PHYS 417/517: Introduction to Particle Accelerator Physics
Introduction to the historical development and applications of particle accelerators to the fields of nuclear physics, particle physics, material sciences, and medical therapy and the design and physics of particle accelerators. Aspects of linear accelerators, circular accelerators such as cyclotrons, betatrons, synchrotrons, and storage rings, and recirculated linacs are covered. Topics include linear and non-linear single particle motion in accelerators, collective effects and beam stability in particle accelerators, and the electromagnetic radiation emitted by relativistic particles in accelerators. Up to date descriptions of the most modern particle accelerators will be included, as well as applications such as fixed target nuclear physics arrangements, colliding beam accelerators for high energy physics research, advanced storage ring sources of X-Rays, advanced neutron sources, radiation and radioactive material sources, and cancer therapy devices.
PHYS 416/516: Introduction to Solid State Physics
Introduction to solid state physics and materials science, with emphasis placed on the applications of each topic to experimental and analytical techniques. Topics include crystallography, thermal and vibrational properties of crystals and semiconductors, metals and the band theory of solids, superconductivity and the magnetic properties of materials.
PHYS 854: Accelerator Physics
Overview of the underlying physics of modern particle accelerators. Acceleration, beam transport, nonlinear dynamics, coherent synchrotron radiation, wakefields and impedances, collective effects, phase space cooling, free-electron lasers, novel methods of acceleration, accelerator systems.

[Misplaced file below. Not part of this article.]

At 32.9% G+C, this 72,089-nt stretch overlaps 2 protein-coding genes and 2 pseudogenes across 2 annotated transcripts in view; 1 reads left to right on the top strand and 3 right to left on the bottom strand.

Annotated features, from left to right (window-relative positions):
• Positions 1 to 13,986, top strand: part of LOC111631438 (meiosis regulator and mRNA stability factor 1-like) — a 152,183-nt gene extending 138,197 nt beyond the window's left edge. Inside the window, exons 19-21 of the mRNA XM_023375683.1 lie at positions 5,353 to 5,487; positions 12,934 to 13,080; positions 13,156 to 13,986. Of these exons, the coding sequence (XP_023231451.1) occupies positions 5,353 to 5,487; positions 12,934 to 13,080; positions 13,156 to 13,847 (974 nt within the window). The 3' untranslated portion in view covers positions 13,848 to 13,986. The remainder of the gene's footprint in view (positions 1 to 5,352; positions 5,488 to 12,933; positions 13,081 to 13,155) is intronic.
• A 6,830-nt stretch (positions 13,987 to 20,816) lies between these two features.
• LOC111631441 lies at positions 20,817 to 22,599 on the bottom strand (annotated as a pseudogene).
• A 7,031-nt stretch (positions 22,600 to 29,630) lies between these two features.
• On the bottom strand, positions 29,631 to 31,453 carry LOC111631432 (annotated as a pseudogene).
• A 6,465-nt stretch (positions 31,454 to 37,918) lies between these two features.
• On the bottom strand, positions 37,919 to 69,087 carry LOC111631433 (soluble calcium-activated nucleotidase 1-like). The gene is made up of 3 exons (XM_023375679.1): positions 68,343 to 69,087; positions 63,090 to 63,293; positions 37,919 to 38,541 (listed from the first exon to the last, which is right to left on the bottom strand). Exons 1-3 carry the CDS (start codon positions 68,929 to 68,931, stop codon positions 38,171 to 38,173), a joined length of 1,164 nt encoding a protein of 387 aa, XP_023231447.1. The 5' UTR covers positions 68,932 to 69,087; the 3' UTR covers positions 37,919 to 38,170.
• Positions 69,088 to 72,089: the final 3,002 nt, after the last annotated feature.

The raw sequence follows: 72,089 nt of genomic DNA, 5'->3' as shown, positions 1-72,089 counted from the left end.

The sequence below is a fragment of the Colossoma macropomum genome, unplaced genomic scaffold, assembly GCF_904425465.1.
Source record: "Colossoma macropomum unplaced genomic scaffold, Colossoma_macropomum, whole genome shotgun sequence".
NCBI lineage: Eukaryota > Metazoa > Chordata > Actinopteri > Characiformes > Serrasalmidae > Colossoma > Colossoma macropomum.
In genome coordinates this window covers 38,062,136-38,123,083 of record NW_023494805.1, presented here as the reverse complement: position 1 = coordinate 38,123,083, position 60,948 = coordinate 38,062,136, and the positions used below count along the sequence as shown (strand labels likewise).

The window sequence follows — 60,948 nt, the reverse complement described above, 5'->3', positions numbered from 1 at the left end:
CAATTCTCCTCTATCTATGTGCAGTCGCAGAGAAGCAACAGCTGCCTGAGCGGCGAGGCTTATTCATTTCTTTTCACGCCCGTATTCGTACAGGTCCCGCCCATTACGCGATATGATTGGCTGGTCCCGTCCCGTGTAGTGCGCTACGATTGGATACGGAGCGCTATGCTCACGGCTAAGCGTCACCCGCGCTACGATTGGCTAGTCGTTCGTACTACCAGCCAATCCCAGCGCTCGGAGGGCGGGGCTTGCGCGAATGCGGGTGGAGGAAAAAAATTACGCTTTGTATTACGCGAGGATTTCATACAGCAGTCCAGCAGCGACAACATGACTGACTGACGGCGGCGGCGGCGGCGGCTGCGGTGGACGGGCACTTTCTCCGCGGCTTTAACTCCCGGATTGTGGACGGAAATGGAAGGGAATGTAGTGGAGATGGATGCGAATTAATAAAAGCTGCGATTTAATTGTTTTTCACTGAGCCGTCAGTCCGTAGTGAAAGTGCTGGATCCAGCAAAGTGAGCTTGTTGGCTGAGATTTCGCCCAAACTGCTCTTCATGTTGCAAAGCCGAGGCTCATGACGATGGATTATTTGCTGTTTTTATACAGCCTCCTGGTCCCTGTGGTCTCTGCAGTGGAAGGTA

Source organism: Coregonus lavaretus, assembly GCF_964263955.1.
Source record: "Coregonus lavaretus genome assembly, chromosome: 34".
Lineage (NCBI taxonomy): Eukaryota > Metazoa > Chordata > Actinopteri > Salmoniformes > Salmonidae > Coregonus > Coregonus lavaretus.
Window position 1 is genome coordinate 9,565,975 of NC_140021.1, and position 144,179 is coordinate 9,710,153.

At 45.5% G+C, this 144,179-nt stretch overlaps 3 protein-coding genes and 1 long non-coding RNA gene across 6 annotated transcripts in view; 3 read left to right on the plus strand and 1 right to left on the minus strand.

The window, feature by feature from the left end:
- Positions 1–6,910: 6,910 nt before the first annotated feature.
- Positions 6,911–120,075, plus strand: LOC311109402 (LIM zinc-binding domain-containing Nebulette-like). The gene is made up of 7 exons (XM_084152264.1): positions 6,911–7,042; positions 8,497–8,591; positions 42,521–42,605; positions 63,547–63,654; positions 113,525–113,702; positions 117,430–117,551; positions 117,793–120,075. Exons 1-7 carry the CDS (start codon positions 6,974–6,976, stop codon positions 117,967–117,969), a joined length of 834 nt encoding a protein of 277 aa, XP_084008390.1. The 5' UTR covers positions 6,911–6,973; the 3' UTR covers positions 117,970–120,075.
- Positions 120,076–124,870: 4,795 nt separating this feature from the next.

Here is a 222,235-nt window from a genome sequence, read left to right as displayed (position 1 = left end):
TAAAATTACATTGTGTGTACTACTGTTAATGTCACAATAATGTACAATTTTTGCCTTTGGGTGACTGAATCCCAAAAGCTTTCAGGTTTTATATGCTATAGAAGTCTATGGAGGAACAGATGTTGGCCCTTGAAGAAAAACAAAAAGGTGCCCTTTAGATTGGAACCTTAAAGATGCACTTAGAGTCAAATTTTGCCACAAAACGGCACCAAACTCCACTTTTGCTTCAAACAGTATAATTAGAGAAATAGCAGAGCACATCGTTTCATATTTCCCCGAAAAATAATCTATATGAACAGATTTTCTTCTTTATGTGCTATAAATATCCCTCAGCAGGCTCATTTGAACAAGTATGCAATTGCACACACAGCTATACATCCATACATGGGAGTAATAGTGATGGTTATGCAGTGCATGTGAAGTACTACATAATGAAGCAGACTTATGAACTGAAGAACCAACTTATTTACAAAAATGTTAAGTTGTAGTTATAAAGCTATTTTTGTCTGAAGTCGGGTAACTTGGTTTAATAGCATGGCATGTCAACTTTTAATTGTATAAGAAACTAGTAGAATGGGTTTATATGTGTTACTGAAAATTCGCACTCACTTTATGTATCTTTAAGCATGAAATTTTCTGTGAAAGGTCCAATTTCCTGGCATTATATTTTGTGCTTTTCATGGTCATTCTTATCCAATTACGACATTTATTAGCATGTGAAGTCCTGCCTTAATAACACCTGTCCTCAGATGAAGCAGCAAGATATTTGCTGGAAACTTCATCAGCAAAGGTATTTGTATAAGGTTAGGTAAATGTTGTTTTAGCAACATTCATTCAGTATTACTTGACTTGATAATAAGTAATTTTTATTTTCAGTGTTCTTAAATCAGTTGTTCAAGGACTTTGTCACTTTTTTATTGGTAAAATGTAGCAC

PHYS 859: Classical Mechanics and Electromagnetism in Accelerator Physics
Further development of classical mechanics and electromagnetism and their application to accelerator physics: Lagrangian and Hamiltonian formulation of equations of motion, canonical transformations, adiabatic invariants, linear and nonlinear resonances. Liouville's theorem, solutions of Maxwells equation in cavities and waveguides, wakefields, radiation and retarded potentials, synchrotron radiation.
PHYS 860: Low Temperature Physics
Properties and behavior of materials and systems at low temperature. Bose and Fermi systems, superconductivity, superfluidity, condensates.
Research Experience for Undergraduates
Accelerator and Nuclear Physics: Old Dominion University and Jefferson Laboratory
The Physic Department - in partnership with Thomas Jefferson National Accelerator Facility in Newport News, and with the support of the National Science Foundation - has established a Research Experience for Undergraduates (REU) program to provide research opportunities for college and university students in accelerator physics and nuclear physics.
The goals are to expose students to the sense of excitement and accomplishment that accompanies independent research, and to provide information and contacts that can improve their chances of remaining in physics. Student researchers will operate with well-guided independence to contribute usefully to advances in superconducting RF structures, novel accelerator design, and particle detectors. In some cases, students will be co-authors on resulting publications.
The program will run for 10 weeks, and is typically from late May to late July. The students will work with ODU faculty and Jefferson Lab staff scientists at Jefferson Lab on their research projects. Students will have ample time to interact with each other, the ODU faculty, graduate students and Jefferson Lab staff scientists. Social and cultural activities will help forge a strong bond among the students.
Selected students will receive $500 per week, shared accommodation on site, travel support and $10 per day meal allowance. Application deadlines are in mid-February with admittance decisions being made by late-March to early-April.